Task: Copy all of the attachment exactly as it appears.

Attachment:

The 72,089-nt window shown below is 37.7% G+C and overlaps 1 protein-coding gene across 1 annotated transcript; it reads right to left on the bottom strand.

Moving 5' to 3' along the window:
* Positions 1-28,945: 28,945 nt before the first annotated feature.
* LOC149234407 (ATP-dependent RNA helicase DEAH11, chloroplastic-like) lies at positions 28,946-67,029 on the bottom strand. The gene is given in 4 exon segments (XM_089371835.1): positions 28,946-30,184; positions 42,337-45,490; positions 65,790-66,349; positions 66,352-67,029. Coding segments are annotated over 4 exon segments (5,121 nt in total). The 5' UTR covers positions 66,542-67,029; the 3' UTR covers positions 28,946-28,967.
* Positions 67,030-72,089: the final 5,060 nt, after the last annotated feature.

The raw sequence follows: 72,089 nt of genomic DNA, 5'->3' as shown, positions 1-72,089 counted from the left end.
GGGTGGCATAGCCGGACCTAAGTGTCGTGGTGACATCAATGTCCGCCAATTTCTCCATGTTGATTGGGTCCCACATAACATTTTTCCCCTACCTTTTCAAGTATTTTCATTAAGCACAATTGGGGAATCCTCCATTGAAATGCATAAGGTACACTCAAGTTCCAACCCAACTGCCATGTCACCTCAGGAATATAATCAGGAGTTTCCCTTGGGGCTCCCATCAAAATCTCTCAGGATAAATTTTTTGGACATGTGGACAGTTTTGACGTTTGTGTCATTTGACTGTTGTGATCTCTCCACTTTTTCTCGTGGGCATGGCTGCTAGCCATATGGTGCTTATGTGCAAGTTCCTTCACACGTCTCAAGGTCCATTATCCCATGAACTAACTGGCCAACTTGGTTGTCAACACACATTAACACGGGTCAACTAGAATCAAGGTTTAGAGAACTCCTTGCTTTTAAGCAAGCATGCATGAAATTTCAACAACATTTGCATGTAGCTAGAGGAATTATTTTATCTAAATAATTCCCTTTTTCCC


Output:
The 72,089-nt window shown below is 37.7% G+C and overlaps 1 protein-coding gene across 1 annotated transcript; it reads right to left on the bottom strand.

Moving 5' to 3' along the window:
* Positions 1-28,945: 28,945 nt before the first annotated feature.
* LOC149234407 (ATP-dependent RNA helicase DEAH11, chloroplastic-like) lies at positions 28,946-67,029 on the bottom strand. The gene is given in 4 exon segments (XM_089371835.1): positions 28,946-30,184; positions 42,337-45,490; positions 65,790-66,349; positions 66,352-67,029. Coding segments are annotated over 4 exon segments (5,121 nt in total). The 5' UTR covers positions 66,542-67,029; the 3' UTR covers positions 28,946-28,967.
* Positions 67,030-72,089: the final 5,060 nt, after the last annotated feature.

The raw sequence follows: 72,089 nt of genomic DNA, 5'->3' as shown, positions 1-72,089 counted from the left end.
GGGTGGCATAGCCGGACCTAAGTGTCGTGGTGACATCAATGTCCGCCAATTTCTCCATGTTGATTGGGTCCCACATAACATTTTTCCCCTACCTTTTCAAGTATTTTCATTAAGCACAATTGGGGAATCCTCCATTGAAATGCATAAGGTACACTCAAGTTCCAACCCAACTGCCATGTCACCTCAGGAATATAATCAGGAGTTTCCCTTGGGGCTCCCATCAAAATCTCTCAGGATAAATTTTTTGGACATGTGGACAGTTTTGACGTTTGTGTCATTTGACTGTTGTGATCTCTCCACTTTTTCTCGTGGGCATGGCTGCTAGCCATATGGTGCTTATGTGCAAGTTCCTTCACACGTCTCAAGGTCCATTATCCCATGAACTAACTGGCCAACTTGGTTGTCAACACACATTAACACGGGTCAACTAGAATCAAGGTTTAGAGAACTCCTTGCTTTTAAGCAAGCATGCATGAAATTTCAACAACATTTGCATGTAGCTAGAGGAATTATTTTATCTAAATAATTCCCTTTTTCCC